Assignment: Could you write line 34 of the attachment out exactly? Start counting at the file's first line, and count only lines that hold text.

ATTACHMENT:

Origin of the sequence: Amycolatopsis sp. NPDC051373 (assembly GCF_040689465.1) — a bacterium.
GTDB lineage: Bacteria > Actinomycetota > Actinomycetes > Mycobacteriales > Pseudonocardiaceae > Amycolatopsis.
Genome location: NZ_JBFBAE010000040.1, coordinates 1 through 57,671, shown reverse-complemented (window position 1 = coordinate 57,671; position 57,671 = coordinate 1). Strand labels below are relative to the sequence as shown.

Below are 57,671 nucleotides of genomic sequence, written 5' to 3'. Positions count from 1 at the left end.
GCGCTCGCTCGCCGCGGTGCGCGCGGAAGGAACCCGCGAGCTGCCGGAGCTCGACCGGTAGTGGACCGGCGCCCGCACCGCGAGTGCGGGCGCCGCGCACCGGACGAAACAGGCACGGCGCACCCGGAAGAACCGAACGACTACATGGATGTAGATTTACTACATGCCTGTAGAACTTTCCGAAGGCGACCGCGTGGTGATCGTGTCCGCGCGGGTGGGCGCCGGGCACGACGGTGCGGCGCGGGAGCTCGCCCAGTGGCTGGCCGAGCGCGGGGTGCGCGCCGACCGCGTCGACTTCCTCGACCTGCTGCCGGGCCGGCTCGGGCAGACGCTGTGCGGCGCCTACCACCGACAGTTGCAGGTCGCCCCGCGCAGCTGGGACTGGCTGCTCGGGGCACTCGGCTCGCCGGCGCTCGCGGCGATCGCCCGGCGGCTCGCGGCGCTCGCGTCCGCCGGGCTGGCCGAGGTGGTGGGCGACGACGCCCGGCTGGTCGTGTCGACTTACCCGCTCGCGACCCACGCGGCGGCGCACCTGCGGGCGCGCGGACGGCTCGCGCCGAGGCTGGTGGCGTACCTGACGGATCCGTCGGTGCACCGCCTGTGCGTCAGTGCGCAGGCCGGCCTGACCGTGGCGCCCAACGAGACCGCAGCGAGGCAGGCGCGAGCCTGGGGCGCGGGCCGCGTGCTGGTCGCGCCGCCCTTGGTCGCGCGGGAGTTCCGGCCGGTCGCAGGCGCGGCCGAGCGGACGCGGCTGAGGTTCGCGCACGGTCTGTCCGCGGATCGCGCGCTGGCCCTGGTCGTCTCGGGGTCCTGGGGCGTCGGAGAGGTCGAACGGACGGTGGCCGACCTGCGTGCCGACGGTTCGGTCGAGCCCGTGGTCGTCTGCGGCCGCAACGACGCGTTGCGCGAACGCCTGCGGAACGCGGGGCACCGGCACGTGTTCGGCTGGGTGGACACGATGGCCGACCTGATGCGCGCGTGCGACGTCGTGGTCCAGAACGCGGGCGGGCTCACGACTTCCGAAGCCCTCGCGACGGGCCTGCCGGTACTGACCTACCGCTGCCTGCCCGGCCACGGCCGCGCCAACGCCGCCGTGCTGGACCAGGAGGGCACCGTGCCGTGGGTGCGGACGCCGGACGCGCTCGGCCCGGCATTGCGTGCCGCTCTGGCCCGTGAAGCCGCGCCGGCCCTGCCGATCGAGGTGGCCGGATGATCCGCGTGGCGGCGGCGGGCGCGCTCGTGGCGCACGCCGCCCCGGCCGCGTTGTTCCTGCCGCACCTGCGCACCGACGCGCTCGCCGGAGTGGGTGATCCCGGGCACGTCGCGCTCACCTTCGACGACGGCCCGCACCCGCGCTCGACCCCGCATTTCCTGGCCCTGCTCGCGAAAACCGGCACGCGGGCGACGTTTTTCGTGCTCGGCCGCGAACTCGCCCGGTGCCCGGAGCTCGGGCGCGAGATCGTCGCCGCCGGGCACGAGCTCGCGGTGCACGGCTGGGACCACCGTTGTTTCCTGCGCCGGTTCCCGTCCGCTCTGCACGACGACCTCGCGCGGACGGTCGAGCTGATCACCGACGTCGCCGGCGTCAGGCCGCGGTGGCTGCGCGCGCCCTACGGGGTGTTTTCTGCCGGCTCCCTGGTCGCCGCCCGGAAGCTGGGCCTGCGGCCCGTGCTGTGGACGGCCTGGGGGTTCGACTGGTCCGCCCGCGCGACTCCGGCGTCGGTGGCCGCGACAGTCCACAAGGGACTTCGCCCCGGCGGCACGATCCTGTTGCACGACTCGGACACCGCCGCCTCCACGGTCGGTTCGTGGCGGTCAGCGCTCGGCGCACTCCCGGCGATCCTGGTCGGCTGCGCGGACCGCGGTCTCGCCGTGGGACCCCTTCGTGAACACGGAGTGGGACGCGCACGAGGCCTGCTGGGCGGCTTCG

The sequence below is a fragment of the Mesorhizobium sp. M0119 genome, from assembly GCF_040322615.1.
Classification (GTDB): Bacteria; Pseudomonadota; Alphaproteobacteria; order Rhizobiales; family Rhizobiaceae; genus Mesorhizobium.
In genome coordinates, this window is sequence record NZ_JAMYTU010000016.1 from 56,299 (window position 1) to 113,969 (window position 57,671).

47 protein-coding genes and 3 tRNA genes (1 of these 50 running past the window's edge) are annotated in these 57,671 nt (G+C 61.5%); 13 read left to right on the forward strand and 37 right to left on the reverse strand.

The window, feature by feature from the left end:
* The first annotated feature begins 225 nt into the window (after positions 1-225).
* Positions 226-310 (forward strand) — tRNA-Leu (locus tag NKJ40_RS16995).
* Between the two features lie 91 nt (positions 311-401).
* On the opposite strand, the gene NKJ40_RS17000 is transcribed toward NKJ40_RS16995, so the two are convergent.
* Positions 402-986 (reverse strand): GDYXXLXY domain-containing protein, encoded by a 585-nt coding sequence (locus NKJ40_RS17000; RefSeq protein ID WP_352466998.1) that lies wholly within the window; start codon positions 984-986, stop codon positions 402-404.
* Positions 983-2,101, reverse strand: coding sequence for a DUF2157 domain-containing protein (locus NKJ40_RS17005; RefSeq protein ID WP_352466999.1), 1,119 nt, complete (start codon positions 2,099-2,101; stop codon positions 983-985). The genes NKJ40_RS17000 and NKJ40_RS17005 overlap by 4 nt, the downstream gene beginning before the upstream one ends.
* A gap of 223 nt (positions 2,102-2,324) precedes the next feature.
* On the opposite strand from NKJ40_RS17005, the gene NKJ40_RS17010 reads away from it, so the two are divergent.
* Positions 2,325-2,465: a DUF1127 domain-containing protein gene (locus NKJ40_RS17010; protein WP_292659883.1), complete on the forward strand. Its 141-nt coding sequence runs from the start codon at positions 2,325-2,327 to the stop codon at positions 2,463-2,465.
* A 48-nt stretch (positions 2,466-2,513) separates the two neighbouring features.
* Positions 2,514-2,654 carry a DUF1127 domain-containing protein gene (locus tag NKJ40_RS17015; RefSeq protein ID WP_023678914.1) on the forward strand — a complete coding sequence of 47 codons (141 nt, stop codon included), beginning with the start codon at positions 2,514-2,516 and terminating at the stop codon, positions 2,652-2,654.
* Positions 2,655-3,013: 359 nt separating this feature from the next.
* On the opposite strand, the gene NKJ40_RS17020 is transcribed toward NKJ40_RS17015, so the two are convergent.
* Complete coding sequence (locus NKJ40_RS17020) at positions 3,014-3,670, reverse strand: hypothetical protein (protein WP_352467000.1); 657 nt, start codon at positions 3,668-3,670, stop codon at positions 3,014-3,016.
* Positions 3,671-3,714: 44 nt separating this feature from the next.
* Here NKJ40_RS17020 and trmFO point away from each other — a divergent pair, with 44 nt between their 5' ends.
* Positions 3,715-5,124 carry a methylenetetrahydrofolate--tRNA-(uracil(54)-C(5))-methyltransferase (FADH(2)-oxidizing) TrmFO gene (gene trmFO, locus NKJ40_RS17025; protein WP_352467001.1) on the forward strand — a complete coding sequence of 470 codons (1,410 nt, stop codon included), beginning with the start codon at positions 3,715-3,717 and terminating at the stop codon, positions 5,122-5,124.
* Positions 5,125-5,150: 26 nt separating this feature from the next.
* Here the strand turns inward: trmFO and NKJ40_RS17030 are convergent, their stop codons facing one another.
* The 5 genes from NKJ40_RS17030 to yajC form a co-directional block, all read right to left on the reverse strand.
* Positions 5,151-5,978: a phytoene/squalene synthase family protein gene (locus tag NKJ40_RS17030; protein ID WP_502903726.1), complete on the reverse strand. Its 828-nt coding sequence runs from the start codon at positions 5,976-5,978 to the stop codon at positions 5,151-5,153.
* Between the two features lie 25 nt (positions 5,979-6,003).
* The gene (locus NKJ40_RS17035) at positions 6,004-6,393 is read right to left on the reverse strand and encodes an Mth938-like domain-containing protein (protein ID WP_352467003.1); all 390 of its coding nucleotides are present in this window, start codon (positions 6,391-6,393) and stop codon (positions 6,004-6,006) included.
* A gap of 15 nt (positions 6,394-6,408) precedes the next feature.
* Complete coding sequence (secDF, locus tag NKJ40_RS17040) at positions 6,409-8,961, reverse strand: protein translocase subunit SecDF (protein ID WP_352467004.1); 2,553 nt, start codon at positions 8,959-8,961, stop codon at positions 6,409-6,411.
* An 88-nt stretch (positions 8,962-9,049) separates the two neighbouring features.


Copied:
* A gap of 15 nt (positions 6,394-6,408) precedes the next feature.